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Russian Supreme Court Rejects Sobchak's Bid To Strike Putin From Ballot

Presidential candidate Ksenia Sobchak attends a hearing at the Russian Supreme Court in Moscow on February 16.

The Russian Supreme Court has rejected presidential candidate Ksenia Sobchak’s bid to remove incumbent Vladimir Putin from the ballot in the country's March 18 election.

In a widely expected decision, Judge Nikolai Romanenkov ruled on February 16 that the Central Election Commission acted within the law when it registered Putin as a candidate.

Putin, who was president for two four-year terms in 2000-08 and was elected to a six-year term in 2012 after a stint as prime minister, is seeking a fourth term in the upcoming vote.

His high approval ratings and control over the levers of power make his victory a foregone conclusion in Russia, where government critics say election campaigns and results are manipulated by authorities.

Sobchak, one of seven other candidates on the ballot, contended that Putin continued to serve as de facto chief executive in 2008-2012, when he was prime minister and Dmitry Medvedev was president.

That, she argued, means that Putin has violated the constitutional limit of two consecutive presidential terms and is ineligible to run in the election.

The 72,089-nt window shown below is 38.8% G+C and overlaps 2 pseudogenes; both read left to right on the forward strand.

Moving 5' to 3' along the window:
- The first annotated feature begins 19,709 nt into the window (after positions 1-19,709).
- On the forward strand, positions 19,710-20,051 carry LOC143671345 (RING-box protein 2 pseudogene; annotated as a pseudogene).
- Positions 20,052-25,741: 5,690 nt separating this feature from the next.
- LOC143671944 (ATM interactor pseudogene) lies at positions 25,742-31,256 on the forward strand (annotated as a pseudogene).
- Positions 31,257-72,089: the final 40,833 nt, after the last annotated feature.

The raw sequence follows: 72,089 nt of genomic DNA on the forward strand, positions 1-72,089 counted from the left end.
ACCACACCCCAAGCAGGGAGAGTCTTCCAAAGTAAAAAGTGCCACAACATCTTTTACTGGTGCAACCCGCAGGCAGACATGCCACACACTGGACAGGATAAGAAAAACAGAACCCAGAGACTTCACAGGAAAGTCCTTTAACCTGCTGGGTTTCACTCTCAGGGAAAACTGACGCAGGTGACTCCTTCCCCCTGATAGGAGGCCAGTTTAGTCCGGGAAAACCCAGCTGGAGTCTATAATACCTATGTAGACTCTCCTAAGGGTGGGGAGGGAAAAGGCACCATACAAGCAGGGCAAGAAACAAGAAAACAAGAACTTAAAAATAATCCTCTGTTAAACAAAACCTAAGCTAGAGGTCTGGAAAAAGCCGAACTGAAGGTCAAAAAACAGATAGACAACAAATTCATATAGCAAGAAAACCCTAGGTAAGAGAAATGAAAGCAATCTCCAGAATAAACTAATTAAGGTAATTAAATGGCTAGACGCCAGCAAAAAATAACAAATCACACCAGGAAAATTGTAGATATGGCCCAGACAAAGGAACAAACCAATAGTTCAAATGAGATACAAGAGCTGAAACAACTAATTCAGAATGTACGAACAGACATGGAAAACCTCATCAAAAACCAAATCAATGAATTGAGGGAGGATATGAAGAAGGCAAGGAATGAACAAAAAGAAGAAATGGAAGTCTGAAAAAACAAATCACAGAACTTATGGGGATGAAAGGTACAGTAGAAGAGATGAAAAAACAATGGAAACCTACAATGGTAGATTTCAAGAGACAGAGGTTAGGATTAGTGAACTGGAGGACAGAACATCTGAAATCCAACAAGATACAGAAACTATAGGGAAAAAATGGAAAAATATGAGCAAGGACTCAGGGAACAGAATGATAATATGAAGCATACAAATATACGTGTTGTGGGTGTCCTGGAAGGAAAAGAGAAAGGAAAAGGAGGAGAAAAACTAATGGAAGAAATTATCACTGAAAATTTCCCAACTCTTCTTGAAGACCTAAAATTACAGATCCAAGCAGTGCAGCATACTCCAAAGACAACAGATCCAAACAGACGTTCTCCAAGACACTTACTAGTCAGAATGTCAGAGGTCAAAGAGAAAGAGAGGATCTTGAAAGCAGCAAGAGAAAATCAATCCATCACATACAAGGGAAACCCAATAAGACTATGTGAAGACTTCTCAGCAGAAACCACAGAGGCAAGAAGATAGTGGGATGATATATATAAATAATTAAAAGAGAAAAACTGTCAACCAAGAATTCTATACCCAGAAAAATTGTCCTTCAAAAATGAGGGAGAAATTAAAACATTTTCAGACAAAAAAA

Sobchak told the court that Putin and Medvedev "feigned" their job switch in 2008 under a deal that was "aimed to keep one person in power" and "should be pronounced void."'

Election commission representative Dmitry Voronin argued that Putin has abided by the limit of two straight terms, and the court agreed.

Government opponents and legal experts say that Russia's courts lack independence and do the Kremlin's bidding.

Sobchak said the ruling was expected and vowed to appeal.

Critics of Sobchak have accused her of helping the Kremlin portray what opposition politician Aleksei Navalny has called Putin's "reappointment" as a competitive election.

The Central Election Commission barred Navalny from the ballot due to a financial-crime conviction that he contends was the result of fabricated evidence.

With reporting by RFE/RL's Russian Service, Rapsinews, TASS, and Interfax
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